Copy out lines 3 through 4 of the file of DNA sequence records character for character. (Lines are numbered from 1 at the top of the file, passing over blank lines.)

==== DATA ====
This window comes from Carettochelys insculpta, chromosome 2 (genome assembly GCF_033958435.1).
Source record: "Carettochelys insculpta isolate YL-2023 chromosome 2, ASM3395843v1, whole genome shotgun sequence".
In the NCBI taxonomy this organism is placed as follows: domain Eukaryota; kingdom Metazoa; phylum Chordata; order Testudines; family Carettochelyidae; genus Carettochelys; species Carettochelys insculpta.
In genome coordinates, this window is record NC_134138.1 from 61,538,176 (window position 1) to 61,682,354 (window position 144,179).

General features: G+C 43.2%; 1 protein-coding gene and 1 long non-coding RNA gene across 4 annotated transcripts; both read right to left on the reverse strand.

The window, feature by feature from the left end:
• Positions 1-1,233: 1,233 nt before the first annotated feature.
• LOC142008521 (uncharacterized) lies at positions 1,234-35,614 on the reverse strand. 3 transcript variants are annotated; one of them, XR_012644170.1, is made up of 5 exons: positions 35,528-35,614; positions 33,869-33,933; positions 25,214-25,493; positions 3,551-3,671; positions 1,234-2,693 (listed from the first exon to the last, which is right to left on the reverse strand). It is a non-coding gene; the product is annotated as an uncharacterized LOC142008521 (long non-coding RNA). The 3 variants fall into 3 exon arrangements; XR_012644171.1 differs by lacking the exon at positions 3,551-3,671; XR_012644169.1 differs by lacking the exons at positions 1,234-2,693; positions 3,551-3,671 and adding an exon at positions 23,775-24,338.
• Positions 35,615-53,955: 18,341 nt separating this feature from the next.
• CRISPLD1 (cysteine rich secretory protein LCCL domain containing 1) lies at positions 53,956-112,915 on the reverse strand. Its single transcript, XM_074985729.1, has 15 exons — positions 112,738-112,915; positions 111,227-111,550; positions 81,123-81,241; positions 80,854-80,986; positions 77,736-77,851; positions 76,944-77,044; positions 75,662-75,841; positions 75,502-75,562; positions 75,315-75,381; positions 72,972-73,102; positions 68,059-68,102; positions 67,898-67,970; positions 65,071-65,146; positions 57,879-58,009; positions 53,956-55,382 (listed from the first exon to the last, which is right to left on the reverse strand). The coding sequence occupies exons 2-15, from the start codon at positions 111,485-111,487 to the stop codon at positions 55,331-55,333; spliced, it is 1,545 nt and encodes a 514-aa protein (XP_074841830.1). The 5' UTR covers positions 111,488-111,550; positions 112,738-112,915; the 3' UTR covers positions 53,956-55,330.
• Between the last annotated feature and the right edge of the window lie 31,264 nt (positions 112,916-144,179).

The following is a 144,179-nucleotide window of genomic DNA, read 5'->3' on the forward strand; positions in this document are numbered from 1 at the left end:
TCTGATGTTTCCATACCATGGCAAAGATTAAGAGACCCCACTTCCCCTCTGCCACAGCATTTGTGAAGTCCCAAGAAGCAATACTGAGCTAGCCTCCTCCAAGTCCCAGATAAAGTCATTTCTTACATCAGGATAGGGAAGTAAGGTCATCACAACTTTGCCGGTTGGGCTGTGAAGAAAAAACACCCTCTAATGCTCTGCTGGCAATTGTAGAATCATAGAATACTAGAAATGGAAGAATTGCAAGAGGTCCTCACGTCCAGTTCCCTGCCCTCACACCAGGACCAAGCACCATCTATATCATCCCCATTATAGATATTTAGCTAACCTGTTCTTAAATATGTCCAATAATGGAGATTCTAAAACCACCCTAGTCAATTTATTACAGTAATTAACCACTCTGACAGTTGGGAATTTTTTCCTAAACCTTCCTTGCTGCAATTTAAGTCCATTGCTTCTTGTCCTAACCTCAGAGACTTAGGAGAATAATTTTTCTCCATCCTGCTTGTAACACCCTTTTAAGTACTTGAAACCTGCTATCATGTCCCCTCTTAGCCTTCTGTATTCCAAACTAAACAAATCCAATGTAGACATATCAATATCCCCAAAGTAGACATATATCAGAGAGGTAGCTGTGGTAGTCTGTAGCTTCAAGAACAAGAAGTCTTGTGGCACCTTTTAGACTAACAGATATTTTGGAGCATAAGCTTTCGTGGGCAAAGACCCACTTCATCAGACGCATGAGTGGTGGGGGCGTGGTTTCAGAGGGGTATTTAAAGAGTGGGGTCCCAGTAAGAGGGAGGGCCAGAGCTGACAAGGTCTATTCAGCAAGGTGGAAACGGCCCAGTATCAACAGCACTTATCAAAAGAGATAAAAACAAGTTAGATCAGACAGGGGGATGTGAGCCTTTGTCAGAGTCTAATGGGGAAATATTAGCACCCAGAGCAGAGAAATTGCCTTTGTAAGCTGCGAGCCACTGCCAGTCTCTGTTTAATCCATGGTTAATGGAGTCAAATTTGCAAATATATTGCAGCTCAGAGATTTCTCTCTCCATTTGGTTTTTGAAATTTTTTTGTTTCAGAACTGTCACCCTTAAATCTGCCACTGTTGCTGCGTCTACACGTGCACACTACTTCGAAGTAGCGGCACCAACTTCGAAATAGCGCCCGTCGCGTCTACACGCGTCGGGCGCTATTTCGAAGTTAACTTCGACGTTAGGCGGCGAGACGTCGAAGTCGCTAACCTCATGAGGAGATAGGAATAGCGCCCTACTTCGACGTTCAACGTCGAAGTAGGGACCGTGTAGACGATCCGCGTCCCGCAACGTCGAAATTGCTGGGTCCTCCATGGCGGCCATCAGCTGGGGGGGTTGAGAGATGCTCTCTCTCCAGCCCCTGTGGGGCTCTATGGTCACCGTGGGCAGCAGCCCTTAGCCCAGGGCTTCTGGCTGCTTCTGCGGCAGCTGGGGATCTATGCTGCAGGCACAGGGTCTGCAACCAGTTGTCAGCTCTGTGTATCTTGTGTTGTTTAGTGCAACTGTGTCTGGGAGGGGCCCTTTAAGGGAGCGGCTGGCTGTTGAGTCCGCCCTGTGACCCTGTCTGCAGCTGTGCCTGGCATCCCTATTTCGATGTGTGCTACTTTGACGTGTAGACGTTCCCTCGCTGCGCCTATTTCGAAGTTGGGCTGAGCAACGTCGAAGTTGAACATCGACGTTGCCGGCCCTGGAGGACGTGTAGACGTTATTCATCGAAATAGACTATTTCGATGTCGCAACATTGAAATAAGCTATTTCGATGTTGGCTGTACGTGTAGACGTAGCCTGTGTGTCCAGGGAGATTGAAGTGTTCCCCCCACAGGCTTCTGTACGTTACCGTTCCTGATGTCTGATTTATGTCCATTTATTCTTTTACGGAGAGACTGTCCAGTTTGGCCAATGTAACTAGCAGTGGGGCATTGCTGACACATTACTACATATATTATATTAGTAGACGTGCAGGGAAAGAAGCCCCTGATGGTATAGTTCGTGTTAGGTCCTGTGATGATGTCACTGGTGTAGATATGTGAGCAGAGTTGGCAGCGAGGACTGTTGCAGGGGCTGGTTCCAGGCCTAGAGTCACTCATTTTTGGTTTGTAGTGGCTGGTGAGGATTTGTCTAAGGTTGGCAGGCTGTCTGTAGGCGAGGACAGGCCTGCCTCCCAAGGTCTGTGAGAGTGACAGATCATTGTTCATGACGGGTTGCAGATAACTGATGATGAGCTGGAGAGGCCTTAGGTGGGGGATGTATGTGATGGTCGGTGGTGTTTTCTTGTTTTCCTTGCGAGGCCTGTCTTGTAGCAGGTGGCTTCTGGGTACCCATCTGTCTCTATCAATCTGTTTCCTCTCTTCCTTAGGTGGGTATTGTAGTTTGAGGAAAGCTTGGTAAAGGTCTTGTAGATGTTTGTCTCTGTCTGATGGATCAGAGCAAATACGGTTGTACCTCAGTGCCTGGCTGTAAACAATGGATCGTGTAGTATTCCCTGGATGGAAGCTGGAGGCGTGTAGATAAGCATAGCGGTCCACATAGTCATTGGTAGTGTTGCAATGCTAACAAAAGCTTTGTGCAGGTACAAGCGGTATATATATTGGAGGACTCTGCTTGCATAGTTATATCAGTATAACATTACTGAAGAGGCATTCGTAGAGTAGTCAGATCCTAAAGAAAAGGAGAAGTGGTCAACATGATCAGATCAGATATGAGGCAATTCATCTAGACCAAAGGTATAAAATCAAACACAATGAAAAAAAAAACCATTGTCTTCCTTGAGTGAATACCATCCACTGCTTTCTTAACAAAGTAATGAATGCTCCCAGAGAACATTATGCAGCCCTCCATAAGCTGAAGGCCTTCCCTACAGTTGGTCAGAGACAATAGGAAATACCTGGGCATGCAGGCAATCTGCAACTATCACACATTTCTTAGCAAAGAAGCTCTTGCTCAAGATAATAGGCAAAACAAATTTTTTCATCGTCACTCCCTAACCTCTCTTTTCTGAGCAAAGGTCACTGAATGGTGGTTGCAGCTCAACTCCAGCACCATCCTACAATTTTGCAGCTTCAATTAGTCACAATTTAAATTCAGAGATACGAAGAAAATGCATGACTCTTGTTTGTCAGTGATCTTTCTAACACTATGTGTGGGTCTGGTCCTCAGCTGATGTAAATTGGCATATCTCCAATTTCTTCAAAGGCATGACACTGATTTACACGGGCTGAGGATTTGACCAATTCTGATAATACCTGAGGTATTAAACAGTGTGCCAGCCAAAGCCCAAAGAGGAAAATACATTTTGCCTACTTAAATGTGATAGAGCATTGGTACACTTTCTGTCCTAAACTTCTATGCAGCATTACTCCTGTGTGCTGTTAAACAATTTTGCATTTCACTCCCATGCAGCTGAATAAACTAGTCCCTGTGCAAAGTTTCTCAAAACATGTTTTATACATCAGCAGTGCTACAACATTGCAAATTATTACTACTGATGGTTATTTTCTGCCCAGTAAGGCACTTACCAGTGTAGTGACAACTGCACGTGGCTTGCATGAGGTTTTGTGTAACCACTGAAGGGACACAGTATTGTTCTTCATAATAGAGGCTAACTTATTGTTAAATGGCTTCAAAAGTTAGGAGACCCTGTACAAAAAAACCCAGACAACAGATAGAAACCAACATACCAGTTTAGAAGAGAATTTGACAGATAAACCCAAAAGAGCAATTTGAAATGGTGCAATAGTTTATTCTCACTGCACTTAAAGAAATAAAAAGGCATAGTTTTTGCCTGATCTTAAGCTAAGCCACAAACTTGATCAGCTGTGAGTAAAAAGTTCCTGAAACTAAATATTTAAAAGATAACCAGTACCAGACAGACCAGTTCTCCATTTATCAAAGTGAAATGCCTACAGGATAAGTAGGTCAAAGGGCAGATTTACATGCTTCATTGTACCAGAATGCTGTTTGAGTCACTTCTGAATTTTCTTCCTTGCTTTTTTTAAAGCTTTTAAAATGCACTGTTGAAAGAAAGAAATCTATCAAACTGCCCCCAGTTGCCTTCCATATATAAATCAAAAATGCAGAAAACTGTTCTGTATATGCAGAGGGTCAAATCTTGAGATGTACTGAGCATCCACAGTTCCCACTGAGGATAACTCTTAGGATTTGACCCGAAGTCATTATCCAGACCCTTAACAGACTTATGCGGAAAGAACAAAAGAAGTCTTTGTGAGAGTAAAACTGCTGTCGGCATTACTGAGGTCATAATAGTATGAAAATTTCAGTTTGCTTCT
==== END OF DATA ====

In the NCBI taxonomy this organism is placed as follows: domain Eukaryota; kingdom Metazoa; phylum Chordata; order Testudines; family Carettochelyidae; genus Carettochelys; species Carettochelys insculpta.
In genome coordinates, this window is record NC_134138.1 from 61,538,176 (window position 1) to 61,682,354 (window position 144,179).